LOS ANGELES — If Carmelo Anthony has come around to accept his richest offer from the New York Knicks—and the very real wisdom being offered by two guys Kobe Bryant has never won a title without, Phil Jackson and Derek Fisher—it is not the worst-case scenario for the Los Angeles Lakers.
The worst possibility was eliminated back in late November, no matter the masses of critics who've assailed the Lakers for Bryant's $48.5 million contract extension.
No LeBron James, no Carmelo—and no Kobe. Now that'd be true calamity in Lakerland.
As James and Anthony continued to hold NBA free agency hostage Thursday morning, consider just how much more panic-stricken the Lakers could've been if someone else was out there on the open market: Bryant having meetings, contemplating salary sacrifice, tempted by contenders' creative ways to hand him that Michael Jordan-tying sixth NBA championship.
It speaks to the resilient optimism of human nature that we second-guess people's decisions because we imagine what more they could've done or received. Bryant could have taken less money, and more than the one-third pay cut he accepted would've opened some more doors for the Lakers' immediate spending capability. (The Lakers' intent to preserve future years of salary-cap space for superstars only, however, mitigates what kind of incoming talent it can really cost them, to be honest.)
A few days ago, I mentioned how the Lakers could have had room for max salaries of $20-plus million for both James and Anthony to team with Bryant on the Lakers if he had cut his salary to, say, $7-9 million instead of $23.5 million. That's just being factual about the numbers. Yet it's fundamentally ludicrous that Bryant's will to win should be subjected to that kind of suggestion—aside from the low-percentage chance the Lakers could land both James and Anthony.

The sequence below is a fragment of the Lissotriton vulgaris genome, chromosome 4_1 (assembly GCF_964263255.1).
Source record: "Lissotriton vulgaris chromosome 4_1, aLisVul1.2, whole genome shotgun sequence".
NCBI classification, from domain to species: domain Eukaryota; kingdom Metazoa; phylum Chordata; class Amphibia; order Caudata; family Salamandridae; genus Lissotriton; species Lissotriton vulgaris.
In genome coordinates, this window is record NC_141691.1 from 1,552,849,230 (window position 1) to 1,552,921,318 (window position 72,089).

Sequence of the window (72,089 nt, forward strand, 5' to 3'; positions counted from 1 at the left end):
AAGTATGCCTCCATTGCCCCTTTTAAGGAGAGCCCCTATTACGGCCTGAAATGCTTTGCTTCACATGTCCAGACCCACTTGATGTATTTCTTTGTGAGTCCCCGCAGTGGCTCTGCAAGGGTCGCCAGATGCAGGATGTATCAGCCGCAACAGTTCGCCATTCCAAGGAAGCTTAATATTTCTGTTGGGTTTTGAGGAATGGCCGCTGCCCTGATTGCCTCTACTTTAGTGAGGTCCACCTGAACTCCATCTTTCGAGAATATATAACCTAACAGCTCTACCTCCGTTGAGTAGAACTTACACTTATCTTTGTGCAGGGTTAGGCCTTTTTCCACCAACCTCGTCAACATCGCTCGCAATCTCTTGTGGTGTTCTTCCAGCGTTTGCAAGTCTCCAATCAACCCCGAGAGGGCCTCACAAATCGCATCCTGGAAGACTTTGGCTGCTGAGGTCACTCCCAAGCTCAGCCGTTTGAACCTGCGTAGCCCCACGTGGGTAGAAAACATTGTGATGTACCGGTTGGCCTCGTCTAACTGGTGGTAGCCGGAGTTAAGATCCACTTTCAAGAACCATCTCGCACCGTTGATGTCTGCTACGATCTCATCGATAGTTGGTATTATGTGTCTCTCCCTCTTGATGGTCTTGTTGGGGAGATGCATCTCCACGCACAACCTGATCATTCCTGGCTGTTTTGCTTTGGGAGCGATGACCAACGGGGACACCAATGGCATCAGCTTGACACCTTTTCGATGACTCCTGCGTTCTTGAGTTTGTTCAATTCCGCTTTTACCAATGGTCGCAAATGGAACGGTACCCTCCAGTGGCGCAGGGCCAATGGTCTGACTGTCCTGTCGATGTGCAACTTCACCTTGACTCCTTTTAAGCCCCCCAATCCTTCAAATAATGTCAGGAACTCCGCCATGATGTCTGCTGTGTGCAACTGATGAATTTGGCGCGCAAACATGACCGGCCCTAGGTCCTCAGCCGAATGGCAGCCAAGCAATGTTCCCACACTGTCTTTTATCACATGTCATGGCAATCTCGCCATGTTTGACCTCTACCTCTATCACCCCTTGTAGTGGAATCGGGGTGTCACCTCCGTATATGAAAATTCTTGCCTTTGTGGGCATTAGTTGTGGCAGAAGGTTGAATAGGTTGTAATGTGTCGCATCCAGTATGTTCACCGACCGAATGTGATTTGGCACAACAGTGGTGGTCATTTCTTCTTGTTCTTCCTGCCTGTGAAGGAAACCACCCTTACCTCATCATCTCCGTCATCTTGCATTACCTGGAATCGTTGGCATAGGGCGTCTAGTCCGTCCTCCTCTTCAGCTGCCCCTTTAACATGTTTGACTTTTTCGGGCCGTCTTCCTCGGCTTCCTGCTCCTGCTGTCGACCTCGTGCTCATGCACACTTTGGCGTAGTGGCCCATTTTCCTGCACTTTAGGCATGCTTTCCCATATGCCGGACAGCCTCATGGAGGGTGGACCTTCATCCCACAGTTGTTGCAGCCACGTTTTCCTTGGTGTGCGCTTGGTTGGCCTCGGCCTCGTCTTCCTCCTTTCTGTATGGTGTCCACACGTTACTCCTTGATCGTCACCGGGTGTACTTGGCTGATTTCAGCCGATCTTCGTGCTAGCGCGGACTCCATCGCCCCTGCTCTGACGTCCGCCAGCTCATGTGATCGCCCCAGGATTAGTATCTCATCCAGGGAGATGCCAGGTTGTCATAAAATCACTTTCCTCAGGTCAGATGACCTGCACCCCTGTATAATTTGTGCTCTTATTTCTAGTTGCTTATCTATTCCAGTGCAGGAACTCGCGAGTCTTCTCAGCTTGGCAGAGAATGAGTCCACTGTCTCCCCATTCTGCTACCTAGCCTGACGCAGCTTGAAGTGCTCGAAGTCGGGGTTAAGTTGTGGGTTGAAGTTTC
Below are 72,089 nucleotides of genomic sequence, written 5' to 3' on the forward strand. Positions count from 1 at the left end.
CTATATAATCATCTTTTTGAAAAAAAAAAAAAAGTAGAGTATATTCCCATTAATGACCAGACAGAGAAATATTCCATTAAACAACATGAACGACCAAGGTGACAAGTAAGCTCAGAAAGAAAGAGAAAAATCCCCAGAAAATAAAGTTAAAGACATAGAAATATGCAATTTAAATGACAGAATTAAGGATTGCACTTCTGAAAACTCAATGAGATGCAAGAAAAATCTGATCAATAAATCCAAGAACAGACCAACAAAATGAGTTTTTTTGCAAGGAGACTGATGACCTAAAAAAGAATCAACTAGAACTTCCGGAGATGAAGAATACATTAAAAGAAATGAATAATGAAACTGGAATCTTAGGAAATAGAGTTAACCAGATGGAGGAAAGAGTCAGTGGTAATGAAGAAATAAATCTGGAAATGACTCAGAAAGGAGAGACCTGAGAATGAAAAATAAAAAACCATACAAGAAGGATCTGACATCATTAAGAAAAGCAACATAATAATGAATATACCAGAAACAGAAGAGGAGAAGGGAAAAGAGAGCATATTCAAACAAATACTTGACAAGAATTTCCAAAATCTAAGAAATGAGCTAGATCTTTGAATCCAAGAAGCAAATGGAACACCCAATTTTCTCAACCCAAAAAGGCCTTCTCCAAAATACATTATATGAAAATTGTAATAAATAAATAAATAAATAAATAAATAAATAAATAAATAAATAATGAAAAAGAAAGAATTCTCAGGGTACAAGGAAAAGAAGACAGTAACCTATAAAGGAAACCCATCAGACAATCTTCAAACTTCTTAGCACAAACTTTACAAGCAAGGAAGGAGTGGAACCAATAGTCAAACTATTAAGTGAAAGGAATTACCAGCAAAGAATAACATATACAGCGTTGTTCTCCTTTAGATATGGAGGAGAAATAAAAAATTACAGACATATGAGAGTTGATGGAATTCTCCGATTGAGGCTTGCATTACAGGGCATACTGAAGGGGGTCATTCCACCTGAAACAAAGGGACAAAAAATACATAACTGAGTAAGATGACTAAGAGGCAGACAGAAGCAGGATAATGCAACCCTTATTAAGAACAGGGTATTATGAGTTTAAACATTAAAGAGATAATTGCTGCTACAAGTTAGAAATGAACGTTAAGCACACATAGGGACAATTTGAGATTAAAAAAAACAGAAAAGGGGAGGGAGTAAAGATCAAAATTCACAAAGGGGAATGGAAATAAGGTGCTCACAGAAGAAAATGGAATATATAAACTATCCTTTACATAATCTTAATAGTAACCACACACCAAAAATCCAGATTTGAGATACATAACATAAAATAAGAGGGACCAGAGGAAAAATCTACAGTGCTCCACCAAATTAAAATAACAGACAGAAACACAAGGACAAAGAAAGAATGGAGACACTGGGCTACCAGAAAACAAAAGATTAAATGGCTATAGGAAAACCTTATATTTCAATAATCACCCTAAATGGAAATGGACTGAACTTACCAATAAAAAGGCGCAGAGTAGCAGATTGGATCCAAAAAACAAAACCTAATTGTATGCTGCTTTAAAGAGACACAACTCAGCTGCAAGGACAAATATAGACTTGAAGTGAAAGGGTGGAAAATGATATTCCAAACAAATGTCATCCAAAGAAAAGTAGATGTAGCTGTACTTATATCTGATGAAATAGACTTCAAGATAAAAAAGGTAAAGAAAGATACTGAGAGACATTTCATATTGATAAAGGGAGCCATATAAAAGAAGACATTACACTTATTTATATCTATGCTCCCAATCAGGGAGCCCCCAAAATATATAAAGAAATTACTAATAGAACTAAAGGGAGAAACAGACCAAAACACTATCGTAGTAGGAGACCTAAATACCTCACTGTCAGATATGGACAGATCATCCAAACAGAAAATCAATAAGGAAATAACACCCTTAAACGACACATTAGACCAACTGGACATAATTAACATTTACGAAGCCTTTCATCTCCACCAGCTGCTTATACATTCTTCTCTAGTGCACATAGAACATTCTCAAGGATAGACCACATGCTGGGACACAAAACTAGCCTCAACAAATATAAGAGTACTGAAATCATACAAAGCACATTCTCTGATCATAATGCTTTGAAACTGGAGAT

It's so easy for all of us righteously to tell richer people that they don't need so much money. And it's so wrong. Even more so in this case with NBA superstars.
It's downright un-American to look at someone who has worked his butt off to become the best of the best in his field and, in addition to working in a marketplace that limits his maximum salary because of the league's collective bargaining agreement, expect him to sacrifice money if he's serious about pursuing a title.
The last lockout solidified in Bryant's mind that top players should not take salary cuts. Enough with the owners' glee, went Bryant's thinking, in raking in easy money while smiling in the shadows amid ongoing fan demands that players sacrifice salary to win.
James is working from the same template now in finally standing up to collect his max salary. And for as comically emotional Cleveland Cavaliers owner Dan Gilbert might appear to everyone, bear in mind, as Bryant just affirmed his faith in Jeanie and Jim Buss on Wednesday, how James must now be wondering about Miami Heat owner Micky Arison's various cost-cutting measures.
It was laid out to Bryant in late November that he could get his deal and also have a max slot for a superstar to join him this summer. Anthony's interest in filling that void has validated the viability of that happening now or next year.